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WorkSafeBC issues top climbing crane safety bulletin

Warren Frey
WorkSafeBC issues top climbing crane safety bulletin

British Columbia’s safety authority is pushing forward to ensure construction’s highest jobs stay safe.

WorkSafeBC has released a bulletin in collaboration with BC Crane Safety on the hazards and challenges of top climbing a power crane.

Five people were killed in July when a tower crane collapsed while being dismantled at a construction site in downtown Kelowna, B.C.

WorkSafeBC noted when it released the bulletin how the incident pushed crane safety to the forefront.

While the release of the bulletin is significant due to the tower collapse, WorkSafeBC head of prevention services Al Johnson said the potential for tower cranes to present hazards to workers is well known and that “crane safety at WorkSafeBC has been a priority for some time.”

“Our Crane and Mobile Equipment team was established in 2008 and has created numerous resources for industry. WorkSafeBC and BC Crane Safety co-hosted Tower Crane Conferences in 2018 and 2019. These conferences were designed for industry suppliers, owners, engineers, erectors and technicians. The conference provided an opportunity to hear about and discuss the latest and best safety practices, including tower crane operation, inspection, standards, certification and new technology,” Johnson said.

The bulletin focuses on the dangers of “top climbing,” which it defines as a common way of assembling or dismantling a tower crane on a site through use of a top climbing glide structure installed around the tower crane’s mast. The guide is used to create a gap for adding and removing mast sections and rollers are located at the middle and bottom of the top climbing guide on all four corners. When the system is weight-balanced, the rollers allow the guide to travel up and down the mast.

“As we all know, a crane collapse can be catastrophic,” Johnson said. “If the climbing device is placed on a K-frame horizontal support that is too high up the mast structure, the ram can push the top climbing guide too high. In this situation, the rollers in the middle of the top climbing guide may be positioned above the top of the mast structure and can be unsupported. This puts the top climbing guide and the upper structure of the crane at risk of collapse.”

The bulletin also examines employer responsibilities such as ensuring the assembly supervisor and the lead hand are experienced and competent in each phase of top climbing and lists legal and regulatory requirements related to crane assembly and dismantling.

Johnson stressed WorkSafeBC has focused on crane safety for some time, including establishing the Provincial Crane Inspection Team (PCIT) in 2008, which focuses on safe tower crane assembly/disassembly, operation, inspection and safe use of equipment including mobile cranes, concrete pump trucks, elevating work platforms, boom trucks, foundation and pile driving equipment, and rigging.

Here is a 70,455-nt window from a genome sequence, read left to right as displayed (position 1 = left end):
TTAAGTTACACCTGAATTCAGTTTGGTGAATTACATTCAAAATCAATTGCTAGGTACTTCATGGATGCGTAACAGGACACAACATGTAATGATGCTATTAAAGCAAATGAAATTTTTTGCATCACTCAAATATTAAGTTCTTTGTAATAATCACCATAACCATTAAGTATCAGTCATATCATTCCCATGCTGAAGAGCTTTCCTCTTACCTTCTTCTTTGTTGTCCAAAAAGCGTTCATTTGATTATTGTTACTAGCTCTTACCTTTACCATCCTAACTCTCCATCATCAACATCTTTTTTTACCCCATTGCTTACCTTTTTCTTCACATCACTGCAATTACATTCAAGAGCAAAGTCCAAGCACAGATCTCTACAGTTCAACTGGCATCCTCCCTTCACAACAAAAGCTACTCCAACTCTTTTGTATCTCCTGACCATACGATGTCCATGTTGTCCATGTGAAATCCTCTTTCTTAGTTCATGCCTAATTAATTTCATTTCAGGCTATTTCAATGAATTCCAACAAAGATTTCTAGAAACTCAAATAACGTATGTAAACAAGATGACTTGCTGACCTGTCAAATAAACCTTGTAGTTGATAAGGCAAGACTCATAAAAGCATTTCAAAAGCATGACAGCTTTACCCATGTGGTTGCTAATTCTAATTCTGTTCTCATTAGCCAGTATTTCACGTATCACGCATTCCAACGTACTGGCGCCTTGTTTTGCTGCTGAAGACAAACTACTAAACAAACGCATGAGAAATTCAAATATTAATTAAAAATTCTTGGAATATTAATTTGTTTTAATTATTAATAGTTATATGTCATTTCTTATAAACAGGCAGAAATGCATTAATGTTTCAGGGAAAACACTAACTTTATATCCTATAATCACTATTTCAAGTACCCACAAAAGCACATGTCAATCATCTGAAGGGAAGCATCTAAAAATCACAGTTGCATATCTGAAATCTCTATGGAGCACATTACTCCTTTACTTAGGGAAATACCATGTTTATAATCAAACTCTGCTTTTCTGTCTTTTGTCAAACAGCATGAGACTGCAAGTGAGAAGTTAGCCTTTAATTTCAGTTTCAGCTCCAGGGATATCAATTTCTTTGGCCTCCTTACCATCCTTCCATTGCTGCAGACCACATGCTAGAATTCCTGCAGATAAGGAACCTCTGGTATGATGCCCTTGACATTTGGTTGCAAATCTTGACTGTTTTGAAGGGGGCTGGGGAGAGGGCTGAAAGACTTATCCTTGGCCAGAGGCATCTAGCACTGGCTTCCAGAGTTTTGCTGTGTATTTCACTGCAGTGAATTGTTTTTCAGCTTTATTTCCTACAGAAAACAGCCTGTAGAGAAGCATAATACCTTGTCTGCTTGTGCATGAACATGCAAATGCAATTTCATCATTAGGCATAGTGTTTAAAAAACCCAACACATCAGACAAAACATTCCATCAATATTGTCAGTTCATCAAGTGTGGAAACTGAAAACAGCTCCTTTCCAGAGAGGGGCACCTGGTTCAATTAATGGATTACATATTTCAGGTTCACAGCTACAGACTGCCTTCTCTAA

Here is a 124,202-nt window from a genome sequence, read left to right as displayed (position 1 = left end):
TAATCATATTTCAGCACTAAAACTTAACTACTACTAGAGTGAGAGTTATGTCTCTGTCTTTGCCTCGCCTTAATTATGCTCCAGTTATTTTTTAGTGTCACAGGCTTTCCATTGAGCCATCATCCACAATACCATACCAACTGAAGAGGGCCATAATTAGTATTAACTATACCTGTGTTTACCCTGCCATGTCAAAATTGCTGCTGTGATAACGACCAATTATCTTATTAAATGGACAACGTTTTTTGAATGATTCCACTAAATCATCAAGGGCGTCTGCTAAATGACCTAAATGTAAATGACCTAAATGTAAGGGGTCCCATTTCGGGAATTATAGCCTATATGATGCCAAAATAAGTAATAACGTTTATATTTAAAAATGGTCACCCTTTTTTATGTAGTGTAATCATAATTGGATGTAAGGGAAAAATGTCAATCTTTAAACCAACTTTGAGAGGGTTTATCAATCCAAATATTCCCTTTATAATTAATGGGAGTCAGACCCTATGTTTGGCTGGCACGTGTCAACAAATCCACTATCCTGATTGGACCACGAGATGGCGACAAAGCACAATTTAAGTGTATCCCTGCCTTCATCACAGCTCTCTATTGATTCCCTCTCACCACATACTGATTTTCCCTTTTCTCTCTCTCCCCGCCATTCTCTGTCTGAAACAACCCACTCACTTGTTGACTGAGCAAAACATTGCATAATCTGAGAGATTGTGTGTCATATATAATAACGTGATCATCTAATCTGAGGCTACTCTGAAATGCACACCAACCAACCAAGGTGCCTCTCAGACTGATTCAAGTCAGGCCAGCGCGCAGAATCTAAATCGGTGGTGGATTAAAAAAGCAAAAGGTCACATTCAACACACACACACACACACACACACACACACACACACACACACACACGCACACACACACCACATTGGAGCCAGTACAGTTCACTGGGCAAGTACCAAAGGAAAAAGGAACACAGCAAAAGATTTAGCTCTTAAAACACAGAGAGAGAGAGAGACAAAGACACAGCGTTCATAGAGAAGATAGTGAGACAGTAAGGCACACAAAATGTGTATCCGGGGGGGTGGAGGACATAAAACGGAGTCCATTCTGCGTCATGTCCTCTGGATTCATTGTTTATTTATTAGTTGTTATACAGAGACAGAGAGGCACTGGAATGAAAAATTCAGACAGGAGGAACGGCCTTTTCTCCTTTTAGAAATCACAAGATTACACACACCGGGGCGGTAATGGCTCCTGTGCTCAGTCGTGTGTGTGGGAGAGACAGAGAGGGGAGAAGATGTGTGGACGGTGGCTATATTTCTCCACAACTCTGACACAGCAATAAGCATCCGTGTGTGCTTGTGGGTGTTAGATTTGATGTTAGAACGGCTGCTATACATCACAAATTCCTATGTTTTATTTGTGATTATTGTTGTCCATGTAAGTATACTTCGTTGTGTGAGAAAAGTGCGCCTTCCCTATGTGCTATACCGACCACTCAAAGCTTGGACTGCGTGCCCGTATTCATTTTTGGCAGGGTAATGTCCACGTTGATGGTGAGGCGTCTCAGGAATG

“PCIT actively works with BC Crane Safety to develop multiple resources for crane operators, such as a crane and equipment operator competency document, a provincial crane operator training curriculum and others,” Johnson said.

WorkSafeBC also has a Crane and Mobile Equipment Initiative, a component of their high-risk strategies for 2021-2023.

“The Crane and Mobile Equipment Initiative aims to identify and eliminate unsafe work practices and equipment hazards that have the potential to cause catastrophic events, including serious injuries and deaths,” Johnson said.

“WorkSafeBC’s Policy, Regulation and Research Division has multiple crane related OHS Regulation revisions underway in 2021. These revisions may result in changes to operator certification, equipment inspection and equipment operation requirements.”

Johnson added WorkSafeBC is using a data-driven approach to create safety initiatives including industry surveys, inspections, orders issued and incident investigation findings.

“The team collaborates with WorkSafeBC’s Risk Analysis Unit to assess the root causes of crane incidents. For example, a 2020 survey revealed that 61 per cent of incidents involving tower cranes were caused by operator error, and a further 19 per cent were caused by mechanical failure. As a result, operator training, crane assembly/disassembly, preventative maintenance programs, and equipment repair are part of WorkSafeBC’s inspection strategy,” he said.

The bulletin, other resources and documentation are available on the WorkSafeBC tower crane safety resource site.

 

Follow the author on Twitter @JOCFrey.

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